Washington • Former Utah Gov. Jon Huntsman Jr. introduced himself as a potential presidential candidate to a group of faith-oriented conservatives in Washington on Friday, pitching his anti-abortion gubernatorial record and his personal story of adopting two daughters.
Huntsman, who could announce a White House run within weeks, didn't receive the rock-star treatment that presidential contender and Minnesota Rep. Michele Bachmann enjoyed only an hour before. But the crowd still offered a standing ovation to the former governor after he portrayed himself as pro-business and anti-tax with a strong pro-life record.
"You see, I do not believe the Republican Party should focus only on our economic life to the neglect of our human life. That is a trade we should not make," Huntsman said at the annual Faith and Freedom Conference in downtown Washington. "If Republicans ignore life, the deficit we will face will be much more destructive. It will be a deficit of the heart and of the soul."
Huntsman, who resigned April 30 as the U.S. ambassador to China, also touted how he'd presided over the biggest tax cut in history in Utah as governor a $225 million tax cut how the state's economy grew at more than three times the clip of the national economy and how Utah was named the best managed state in the union.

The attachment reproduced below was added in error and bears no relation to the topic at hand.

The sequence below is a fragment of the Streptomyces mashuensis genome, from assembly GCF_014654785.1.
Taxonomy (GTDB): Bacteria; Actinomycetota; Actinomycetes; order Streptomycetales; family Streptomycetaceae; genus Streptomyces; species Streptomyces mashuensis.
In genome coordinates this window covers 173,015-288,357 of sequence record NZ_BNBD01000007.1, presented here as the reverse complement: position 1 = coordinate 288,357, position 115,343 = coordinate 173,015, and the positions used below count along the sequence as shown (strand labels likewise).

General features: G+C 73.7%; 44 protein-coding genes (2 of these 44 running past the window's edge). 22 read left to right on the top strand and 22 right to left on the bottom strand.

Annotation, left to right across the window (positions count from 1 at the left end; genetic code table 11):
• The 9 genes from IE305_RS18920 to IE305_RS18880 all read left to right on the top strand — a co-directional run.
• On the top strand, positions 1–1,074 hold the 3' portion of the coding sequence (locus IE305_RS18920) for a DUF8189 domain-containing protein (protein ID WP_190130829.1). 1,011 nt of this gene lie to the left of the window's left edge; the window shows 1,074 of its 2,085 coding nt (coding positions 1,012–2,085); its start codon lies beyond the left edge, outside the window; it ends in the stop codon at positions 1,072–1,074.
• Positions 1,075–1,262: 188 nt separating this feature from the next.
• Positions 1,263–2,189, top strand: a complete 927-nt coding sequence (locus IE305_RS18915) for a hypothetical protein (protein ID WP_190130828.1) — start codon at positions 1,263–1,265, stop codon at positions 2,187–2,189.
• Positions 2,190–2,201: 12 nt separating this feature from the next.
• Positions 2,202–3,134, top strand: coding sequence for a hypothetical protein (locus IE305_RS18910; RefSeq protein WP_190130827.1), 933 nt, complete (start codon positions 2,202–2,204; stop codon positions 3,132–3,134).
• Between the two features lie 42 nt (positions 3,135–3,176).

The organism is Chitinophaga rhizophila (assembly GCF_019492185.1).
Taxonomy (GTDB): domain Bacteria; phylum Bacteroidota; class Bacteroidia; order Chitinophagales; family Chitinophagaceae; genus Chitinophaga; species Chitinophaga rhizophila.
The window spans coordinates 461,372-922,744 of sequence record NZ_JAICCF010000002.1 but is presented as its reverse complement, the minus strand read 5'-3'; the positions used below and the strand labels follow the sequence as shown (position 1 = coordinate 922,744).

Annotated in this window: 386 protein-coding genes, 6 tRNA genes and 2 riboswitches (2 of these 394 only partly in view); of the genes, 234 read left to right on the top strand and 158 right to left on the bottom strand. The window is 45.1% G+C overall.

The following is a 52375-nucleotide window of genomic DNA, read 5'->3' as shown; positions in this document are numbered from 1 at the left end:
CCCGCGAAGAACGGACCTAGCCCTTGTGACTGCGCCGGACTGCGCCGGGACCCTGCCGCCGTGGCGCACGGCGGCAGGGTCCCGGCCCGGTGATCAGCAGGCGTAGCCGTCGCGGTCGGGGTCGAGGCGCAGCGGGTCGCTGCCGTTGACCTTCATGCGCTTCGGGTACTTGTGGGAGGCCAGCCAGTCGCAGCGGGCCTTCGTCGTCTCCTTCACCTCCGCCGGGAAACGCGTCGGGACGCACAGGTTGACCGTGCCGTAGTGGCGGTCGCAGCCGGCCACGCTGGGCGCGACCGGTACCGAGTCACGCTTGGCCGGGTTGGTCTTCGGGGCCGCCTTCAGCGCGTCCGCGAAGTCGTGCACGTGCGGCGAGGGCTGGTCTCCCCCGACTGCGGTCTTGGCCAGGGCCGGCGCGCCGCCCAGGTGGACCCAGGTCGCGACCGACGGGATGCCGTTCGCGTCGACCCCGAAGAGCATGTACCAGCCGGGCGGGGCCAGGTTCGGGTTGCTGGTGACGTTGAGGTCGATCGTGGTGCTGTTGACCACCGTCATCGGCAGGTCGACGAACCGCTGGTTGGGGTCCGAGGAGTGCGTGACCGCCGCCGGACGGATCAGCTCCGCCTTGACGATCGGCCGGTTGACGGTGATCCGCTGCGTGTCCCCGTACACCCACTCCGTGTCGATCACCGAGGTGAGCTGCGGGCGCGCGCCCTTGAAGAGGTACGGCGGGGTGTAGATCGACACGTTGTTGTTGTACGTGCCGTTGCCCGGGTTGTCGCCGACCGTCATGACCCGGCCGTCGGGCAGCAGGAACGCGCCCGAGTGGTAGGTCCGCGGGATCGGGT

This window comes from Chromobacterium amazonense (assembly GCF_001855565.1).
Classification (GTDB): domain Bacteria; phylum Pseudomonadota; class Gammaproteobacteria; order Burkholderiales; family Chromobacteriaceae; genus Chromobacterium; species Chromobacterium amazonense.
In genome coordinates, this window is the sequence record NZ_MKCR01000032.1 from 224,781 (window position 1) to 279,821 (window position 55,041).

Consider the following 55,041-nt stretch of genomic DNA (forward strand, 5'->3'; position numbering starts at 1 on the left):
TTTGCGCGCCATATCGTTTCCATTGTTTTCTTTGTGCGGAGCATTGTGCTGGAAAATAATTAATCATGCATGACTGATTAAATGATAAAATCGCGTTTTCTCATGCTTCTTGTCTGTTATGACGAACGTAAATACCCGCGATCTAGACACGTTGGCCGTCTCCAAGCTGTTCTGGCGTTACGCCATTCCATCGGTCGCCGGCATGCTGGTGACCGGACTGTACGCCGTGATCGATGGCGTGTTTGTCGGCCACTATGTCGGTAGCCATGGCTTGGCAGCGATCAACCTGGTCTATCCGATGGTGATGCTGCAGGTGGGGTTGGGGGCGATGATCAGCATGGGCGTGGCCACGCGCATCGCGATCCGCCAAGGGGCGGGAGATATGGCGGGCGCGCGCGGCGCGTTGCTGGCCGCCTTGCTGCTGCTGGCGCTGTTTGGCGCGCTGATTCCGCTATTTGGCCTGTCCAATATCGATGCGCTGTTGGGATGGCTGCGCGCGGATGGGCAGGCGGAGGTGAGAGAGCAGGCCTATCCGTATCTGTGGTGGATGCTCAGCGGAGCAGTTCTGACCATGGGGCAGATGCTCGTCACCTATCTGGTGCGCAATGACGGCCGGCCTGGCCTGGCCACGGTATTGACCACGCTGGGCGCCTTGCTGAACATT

"If the Faith and Freedom Coalition should understand one thing about me and the state I served, it's this: Utah has some of the greatest people in the nation," Huntsman said. "In Utah, people know the difference between freedom and serfdom the serfdom of high debt and massive government and the toll these take on our liberty, on our economy and our lives. And that, ladies and gentlemen, will be the essence of the election in 2012."
Huntsman spoke for some 11 minutes at the gathering but did not once mention his Mormon roots or his personal beliefs. Other speakers quoted Bible passages, while Huntsman cited the late President Ronald Reagan. In addition to Bachmann, other announced or potential presidential contenders scheduled to speak included ex-Minnesota Gov. Tim Pawlenty, former Massachusetts Gov. Mitt Romney and businessman Herman Cain, who was set to offer the keynote speech tomorrow.
Ralph Reed, the founder of the coalition that claims 400,000 members, introduced Huntsman as an expected presidential candidate who "modernized and innovated state government" and strongly supported some of the "most sweeping pro-life legislation in the nation."
Reed added that Huntsman is a "good conservative and good friend."
Huntsman, who heads to New Hampshire this weekend for the second time in two weeks, brought to the event several members of his family, including his two adopted daughters, Gracie Mei and Asha, whom Huntsman talked about in his speech.